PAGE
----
In the more than four decades since The Population Bomb was published, the number of people inhabiting the Earth has more than doubled, but the death and poverty rates have dropped, and life expectancy has increased. Not only are we feeding more people than ever before, we’re doing it with less land.
The inconvenient truth for global warming alarmists is that temperatures have remained flat for the past 16 years, despite a large increase in carbon dioxide (CO2) emissions.
Fears of overpopulation and its effect on the Earth’s ability to sustain human life peaked in the late 1960s and early ’70s, when the scientific “consensus” was that overpopulation would result in large-scale famines. Paul Ehrlich, in his book The Population Bomb — which predicted that “hundreds of millions of people will starve to death” in the ‘70s — articulated many of these concerns.
But Ehrlich did not learn his lesson: He is one of the scientists behind a statement titled, “Scientific Consensus on Maintaining Humanity’s Life Support Systems in the 21st Century,” which was recently released by the Millennium Alliance for Humanity and the Biosphere (MAHB) — a working group of natural and social scientists at Stanford University.
The report argues that “the evidence that humans are damaging their ecological life-support systems is overwhelming” and that “human quality of life will suffer substantial degradation by the year 2050 if we continue on our current course.” It lists five areas the scientists are “sounding [the] alarm” over: “Climate disruption”; “Extinctions”; the “Wholesale loss of diverse ecosystems”; “Pollution”; and “Human population growth and consumption patterns.” Let us look at some of the contradictory evidence for each of these areas, in turn.
The scientists who signed the MAHB statement warn of “more, faster climate change.” But recent evidence contradicts this assertion. The inconvenient truth for global warming alarmists is that temperatures have remained flat for the past 15 years, despite a large increase in carbon dioxide (CO2) emissions.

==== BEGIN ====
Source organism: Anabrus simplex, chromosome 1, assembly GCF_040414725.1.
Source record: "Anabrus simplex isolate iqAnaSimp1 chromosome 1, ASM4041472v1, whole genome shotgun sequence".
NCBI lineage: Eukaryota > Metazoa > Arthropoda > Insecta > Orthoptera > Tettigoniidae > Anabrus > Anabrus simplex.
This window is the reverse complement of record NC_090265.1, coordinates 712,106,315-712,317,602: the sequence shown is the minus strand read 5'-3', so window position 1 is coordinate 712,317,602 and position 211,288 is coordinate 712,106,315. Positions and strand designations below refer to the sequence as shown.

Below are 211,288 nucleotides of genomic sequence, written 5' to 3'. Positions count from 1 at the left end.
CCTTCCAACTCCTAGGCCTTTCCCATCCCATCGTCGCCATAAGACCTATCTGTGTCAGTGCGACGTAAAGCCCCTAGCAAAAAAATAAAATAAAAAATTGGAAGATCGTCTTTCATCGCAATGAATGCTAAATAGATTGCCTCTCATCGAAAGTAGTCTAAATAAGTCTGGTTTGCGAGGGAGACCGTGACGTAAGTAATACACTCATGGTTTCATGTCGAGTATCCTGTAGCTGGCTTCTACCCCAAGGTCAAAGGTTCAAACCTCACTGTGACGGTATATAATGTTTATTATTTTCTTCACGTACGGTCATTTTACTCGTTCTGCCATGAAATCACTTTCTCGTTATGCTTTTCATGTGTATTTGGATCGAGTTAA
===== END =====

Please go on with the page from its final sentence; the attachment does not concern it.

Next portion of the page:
According to the 2007 predictions of the Intergovernmental Panel on Climate Change (IPCC), the “best estimate” of the planet’s “climate sensitivity” — the average rise in global temperatures to be expected every time the CO2 concentration in the atmosphere doubles — is approximately 3C. But a new study published in Nature Geoscience uses historical observations, rather than computer modeling, to get a number closer to 2C.
Other climate scientists have also come up with much lower climate sensitivity numbers than the IPCC. A team from the University of Oslo estimates that a doubling of CO2 will mean a 1.9C temperature change, while independent climate change researcher Nic Lewis pegs it at 1.6C and a researcher at the Japanese Research Institute for Global Change puts it at 2.3C.
It would appear that the world is not warming nearly as fast as scientists first thought, meaning that policymakers have time to come up with a level-headed response, instead of the big-government solutions the authors of the MAHB report propose — solutions that would be disastrous for the global economy.